Services for people with disabilities have been a particular target in the cuts implemented by Aberdeen City Council. These have included loss of services through changes in eligibility criteria, the cutting of Classroom Assistants and Adult Learning provision, the closure of Day Centres  for the physically disabled and for those with a learning disability, and the closure of Alternative Day Community provision.

Given the over-spend that developed in Aberdeen Council in the last ten years, cuts were inevitable. However, some of these cuts have belied logic.

The development in Classroom Assistant provision had largely followed the cutting back in Special School provision. All across Scotland, in line with the Scottish Executive policy document ‘Same as You’, Day Centres had gradually been replaced by Alternative Day opportunities, with a particular emphasis on employment.

Ironically, now the cuts have come they are affecting the very services which were meant to be part of that alternative provision eg. Adult Literacy and Community Learning.

What follows highlights one crucial part of this target, the closure of the Community Placement Team which provided work, training and leisure activities for people with disabilities in the city.

In a damning report in 2008 into the Social Work Services of Aberdeen City Council one of the few teams that was commended for good social work practice and high outcomes was the Community Placement Team.

The Community Placement Team worked with 480 people with both learning and physical disabilities. In particular the CPT were involved in finding and creating work for disabled people, and training and leisure activities for those people, but importantly also providing a wider Social Work service for clients and their families.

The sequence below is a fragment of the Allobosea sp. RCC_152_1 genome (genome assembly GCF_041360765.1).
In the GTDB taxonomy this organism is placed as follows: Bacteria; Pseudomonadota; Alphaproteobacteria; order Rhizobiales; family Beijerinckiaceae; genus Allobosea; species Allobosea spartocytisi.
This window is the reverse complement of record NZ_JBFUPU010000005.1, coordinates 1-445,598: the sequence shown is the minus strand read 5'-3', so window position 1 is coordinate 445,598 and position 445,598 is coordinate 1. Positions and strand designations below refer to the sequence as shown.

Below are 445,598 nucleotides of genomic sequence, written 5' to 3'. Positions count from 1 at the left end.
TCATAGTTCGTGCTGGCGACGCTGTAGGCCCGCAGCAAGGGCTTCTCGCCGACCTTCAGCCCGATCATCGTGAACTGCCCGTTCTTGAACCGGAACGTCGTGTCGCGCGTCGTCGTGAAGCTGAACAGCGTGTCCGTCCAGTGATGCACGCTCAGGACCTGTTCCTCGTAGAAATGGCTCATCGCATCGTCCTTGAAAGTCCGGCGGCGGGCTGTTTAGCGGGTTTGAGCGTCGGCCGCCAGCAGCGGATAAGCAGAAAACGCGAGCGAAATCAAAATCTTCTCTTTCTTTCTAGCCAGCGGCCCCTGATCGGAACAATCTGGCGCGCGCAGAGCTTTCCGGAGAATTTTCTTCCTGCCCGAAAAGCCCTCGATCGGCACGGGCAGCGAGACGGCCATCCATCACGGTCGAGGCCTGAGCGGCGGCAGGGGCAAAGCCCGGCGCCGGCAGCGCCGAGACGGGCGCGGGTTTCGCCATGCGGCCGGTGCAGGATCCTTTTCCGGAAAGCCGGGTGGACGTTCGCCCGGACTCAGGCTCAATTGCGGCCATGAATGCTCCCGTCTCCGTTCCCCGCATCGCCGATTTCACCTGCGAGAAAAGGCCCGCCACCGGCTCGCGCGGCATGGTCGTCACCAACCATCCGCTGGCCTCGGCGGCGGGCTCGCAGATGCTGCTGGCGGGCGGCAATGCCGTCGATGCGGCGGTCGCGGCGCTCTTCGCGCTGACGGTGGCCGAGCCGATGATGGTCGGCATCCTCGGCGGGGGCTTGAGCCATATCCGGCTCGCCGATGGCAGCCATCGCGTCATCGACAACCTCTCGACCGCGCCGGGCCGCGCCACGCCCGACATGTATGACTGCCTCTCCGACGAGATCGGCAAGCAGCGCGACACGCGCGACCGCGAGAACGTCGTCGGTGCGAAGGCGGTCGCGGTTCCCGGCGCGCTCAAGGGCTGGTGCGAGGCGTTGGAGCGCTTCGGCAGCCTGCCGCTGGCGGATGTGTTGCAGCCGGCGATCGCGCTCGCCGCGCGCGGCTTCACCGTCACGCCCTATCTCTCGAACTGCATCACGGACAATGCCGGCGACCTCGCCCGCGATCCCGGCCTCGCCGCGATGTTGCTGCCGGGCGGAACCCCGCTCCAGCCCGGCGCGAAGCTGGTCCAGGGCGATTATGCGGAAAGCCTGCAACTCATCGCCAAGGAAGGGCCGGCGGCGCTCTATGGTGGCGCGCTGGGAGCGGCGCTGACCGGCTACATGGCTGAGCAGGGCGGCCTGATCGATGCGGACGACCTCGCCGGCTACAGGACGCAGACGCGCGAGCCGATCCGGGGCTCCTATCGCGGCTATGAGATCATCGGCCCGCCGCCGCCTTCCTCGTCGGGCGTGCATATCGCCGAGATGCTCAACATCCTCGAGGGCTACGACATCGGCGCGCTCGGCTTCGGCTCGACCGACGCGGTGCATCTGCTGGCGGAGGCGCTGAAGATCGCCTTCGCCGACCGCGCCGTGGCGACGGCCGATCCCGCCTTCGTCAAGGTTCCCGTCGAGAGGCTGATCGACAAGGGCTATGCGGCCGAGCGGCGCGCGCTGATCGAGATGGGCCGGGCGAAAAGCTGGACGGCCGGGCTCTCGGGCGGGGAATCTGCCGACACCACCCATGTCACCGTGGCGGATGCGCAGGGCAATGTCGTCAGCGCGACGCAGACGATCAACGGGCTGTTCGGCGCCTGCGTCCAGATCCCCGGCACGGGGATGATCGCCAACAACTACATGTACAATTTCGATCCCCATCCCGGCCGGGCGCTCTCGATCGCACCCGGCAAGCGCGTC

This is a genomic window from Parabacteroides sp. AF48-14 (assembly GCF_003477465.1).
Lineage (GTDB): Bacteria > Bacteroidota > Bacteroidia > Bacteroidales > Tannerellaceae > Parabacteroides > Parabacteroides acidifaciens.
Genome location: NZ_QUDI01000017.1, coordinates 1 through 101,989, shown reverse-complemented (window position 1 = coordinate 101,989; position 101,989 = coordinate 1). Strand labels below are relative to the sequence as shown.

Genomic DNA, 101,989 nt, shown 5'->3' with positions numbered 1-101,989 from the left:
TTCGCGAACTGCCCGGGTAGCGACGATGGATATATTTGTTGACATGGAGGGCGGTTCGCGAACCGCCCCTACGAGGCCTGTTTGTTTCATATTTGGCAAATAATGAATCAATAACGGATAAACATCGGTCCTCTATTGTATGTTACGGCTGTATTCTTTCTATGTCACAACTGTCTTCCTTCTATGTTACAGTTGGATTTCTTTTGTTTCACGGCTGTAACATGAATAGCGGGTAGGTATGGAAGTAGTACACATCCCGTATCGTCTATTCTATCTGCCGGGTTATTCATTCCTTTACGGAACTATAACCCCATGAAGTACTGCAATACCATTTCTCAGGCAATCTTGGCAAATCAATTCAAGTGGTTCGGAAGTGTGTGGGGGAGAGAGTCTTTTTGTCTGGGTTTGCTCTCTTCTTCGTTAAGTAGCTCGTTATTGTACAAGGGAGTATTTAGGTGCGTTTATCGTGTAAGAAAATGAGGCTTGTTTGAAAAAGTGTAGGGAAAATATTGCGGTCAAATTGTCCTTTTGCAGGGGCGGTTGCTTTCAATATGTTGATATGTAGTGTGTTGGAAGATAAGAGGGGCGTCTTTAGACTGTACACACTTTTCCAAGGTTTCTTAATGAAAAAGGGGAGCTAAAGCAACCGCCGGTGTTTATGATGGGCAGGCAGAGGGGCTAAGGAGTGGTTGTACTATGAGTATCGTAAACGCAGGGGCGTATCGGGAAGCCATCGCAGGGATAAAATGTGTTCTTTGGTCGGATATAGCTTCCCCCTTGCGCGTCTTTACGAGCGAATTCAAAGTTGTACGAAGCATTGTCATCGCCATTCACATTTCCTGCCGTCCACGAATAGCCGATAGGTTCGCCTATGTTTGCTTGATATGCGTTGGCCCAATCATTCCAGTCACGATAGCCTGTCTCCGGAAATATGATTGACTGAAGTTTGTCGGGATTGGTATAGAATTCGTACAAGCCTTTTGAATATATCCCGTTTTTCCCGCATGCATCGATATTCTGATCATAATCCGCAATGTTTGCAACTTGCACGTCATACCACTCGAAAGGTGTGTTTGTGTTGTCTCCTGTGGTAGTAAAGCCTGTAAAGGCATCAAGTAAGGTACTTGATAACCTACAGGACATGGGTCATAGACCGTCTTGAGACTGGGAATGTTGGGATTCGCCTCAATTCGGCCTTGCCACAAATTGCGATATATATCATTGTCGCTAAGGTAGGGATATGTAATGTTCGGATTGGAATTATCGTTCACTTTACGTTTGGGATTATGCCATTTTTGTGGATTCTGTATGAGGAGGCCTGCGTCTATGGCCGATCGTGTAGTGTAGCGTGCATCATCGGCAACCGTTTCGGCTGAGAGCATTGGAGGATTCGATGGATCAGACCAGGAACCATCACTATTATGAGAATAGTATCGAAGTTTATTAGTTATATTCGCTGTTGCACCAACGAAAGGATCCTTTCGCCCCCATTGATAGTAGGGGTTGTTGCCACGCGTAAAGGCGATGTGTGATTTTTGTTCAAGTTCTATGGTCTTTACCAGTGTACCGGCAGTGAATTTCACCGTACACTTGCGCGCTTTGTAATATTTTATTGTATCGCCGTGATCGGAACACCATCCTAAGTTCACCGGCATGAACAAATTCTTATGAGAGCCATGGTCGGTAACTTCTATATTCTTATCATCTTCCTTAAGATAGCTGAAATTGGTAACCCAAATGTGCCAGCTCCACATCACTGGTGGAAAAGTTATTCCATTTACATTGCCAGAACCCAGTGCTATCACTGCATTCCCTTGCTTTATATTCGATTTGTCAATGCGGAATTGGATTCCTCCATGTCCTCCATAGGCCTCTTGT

The Social Work inspection evidenced the Community Placement Team as an example of good practice and stated:

“In 2006, 29% of adults with learning disabilities had employment opportunities compared with 16 % nationally. This was a major achievement by the service with the figure increasing from 17% in 2005.

“We met a group of people with learning disabilities who used CPT services. They spoke highly of the opportunities the Community Placement Team provided for employment, training and leisure pursuits.”

Within two years the very managers who had been criticised and asked to take urgent action to improve relations and rebuild trust between staff and managers in the Social Work Inspection report, had – with the agreement of the council administration – closed down the Community Placement Team.  This has left many vulnerable people isolated, and in many cases their families also.

  • In the coming weeks, five further articles will be published, written by the ex-Team Leader of the then Community Placement Team, documenting what happened, and making suggestions for the future of services for people with disabilities in Aberdeen city.
Dec 232010

An AGM in these testing times? Is the Pittodrie Board some sort of masochist collective? David Innes reports on the lack of blood and hair on the walls at the 107th Dons AGM held this week.